A 67-year-old woman thought that her eye discomfort was due to dry eye and old age. But to her shock and that of eye doctors, it was revealed that 27 contact lenses were found lodged in the patient’s eye.
As related by Optometry Today, the patient was not aware that she had several contact lenses missing at the time she was scheduled to receive cataract surgery. She had originally chalked her discomfort up to dry eye and her advanced age, but as it turned out, 17 contact lenses were found in the affected eye at first.
According to Solihull Hospital (U.K.) specialist trainee ophthalmologist Rupal Morjaria, there were another 10 individual lenses later found in the patient’s eye, resulting in a total 27 contact lenses. Morjaria added that this was quite the shock to the operating team, which had one doctor with over two decades of experience in the field.
“None of us have ever seen this before. It was such a large mass. All the 17 contact lenses were stuck together. We were really surprised that the patient didn’t notice it because it would cause quite a lot of irritation while it was sitting there.”
Due to the unexpected discovery of the lenses, the woman’s cataract surgery was postponed, as doctors wanted to avoid the risk of endophthalmitis. Morjaria added that this was necessary in order to avoid the risk of “a lot of” bacteria around her conjunctiva, had she and her colleagues operated on the patient with the 27 contact lenses still stuck in her eye.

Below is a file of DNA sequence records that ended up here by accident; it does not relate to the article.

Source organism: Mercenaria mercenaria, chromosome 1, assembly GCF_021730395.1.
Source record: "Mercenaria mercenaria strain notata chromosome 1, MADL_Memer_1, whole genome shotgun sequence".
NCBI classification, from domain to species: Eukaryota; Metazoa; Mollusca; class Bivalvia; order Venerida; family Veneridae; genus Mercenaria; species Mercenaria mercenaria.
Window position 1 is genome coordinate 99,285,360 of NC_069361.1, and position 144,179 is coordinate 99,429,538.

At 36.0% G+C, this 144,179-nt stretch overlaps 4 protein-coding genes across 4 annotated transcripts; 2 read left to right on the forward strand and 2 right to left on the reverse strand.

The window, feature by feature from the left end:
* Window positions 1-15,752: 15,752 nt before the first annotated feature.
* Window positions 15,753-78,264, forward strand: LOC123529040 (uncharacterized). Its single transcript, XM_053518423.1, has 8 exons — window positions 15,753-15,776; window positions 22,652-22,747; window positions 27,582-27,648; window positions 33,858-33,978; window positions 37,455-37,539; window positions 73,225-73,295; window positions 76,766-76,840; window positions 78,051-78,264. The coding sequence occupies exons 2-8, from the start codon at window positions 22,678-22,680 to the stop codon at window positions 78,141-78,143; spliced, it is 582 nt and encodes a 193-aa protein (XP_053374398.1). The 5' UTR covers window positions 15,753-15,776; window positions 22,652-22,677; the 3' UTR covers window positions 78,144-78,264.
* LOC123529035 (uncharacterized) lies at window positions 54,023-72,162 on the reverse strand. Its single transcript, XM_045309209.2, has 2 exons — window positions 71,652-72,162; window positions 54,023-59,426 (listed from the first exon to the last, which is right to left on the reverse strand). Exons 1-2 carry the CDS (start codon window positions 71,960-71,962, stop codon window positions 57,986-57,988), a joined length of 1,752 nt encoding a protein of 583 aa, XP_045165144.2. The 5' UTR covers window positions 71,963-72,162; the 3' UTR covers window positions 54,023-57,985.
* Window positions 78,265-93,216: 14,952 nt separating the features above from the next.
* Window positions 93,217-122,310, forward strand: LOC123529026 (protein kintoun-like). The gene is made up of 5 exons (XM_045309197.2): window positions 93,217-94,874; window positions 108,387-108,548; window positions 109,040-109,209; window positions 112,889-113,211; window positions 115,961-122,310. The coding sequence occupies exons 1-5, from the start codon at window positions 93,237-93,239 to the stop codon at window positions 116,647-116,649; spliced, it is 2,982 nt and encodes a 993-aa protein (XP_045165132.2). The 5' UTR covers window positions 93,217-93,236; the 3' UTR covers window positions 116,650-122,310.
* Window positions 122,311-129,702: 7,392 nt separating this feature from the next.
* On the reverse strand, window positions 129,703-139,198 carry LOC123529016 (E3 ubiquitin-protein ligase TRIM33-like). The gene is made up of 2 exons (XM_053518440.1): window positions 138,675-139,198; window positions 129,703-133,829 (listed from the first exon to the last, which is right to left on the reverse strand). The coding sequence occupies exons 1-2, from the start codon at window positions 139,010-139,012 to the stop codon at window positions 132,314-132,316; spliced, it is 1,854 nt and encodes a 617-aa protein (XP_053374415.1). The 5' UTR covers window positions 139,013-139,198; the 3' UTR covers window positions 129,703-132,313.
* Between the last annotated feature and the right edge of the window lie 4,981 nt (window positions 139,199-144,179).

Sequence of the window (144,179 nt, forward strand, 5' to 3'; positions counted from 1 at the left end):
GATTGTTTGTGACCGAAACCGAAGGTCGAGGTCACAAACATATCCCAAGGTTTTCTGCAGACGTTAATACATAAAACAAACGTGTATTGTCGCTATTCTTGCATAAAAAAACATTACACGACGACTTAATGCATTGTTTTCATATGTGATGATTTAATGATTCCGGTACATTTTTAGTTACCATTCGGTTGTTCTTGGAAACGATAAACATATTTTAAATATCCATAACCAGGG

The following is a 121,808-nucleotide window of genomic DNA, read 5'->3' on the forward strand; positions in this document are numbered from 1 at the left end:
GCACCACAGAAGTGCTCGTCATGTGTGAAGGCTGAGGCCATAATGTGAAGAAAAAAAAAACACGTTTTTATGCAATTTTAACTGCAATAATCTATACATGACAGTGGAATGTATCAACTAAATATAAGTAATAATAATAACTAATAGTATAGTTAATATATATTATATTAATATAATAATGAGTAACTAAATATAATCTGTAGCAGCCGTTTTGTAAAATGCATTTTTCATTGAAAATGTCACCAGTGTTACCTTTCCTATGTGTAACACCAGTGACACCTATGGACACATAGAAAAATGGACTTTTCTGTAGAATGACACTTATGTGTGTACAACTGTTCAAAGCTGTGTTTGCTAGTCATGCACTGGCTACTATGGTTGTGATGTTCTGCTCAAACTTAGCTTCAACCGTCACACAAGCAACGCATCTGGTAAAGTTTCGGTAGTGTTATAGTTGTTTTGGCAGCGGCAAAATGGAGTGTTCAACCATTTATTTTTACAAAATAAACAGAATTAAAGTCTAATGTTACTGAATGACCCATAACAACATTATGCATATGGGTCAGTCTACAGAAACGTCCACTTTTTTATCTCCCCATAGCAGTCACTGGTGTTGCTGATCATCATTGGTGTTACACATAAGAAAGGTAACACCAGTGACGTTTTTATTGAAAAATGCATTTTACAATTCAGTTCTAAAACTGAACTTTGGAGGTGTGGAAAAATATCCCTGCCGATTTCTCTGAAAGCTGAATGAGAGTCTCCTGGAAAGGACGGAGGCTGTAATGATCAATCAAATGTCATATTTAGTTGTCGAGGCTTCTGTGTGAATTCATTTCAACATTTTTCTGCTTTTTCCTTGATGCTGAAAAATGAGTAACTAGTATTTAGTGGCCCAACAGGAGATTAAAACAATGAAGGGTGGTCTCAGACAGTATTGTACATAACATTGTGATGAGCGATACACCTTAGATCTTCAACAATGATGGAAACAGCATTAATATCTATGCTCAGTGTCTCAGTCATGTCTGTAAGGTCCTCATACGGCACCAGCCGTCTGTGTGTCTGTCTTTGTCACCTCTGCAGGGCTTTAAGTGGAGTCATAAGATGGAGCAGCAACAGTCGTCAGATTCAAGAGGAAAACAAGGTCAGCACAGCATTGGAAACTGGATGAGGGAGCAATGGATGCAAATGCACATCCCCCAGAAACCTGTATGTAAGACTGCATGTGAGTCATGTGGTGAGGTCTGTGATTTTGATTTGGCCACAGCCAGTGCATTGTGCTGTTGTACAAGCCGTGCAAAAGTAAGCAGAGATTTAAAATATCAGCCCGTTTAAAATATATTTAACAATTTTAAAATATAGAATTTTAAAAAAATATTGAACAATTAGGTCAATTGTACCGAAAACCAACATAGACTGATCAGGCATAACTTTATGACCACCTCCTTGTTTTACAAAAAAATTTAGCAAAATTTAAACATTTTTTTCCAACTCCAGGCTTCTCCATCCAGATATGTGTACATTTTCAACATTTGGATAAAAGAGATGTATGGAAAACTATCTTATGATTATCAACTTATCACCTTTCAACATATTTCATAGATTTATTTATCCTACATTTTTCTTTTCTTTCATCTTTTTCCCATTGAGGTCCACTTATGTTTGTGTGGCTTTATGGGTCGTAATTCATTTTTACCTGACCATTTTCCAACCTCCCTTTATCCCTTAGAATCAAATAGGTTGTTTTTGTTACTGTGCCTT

— Optometry Today (@OptometryToday) July 16, 2017
It does bear mentioning, however, that the case took place in November 2016, but had only been publicized in recent days, after doctors published their findings in the British Medical Journal earlier this week, some eight months after the discovery. Morjaria noted that this was because medical professionals involved in the woman’s case didn’t believe at first that it was possible for a person to have so many contact lenses lodged in their eye without any reported symptoms.
Prior to her complaints ahead of the planned cataract surgery, the patient did not have any known symptoms associated with the contact lenses. Optometry Today added that the woman had worn monthly disposable contact lenses for the past 35 years, but had not been showing up for optometrist appointments on a regular basis.
Morjaria believes that the main takeaway of this case, where a patient has as many as 27 contact lenses stuck in one eye alone, is that it’s important for people not to be lax about optometrist appointments. Not doing so, after all, could lead to serious eye infections and the possible loss of sight, she added.
[Featured Image by Tatiana Kochkina/Shutterstock]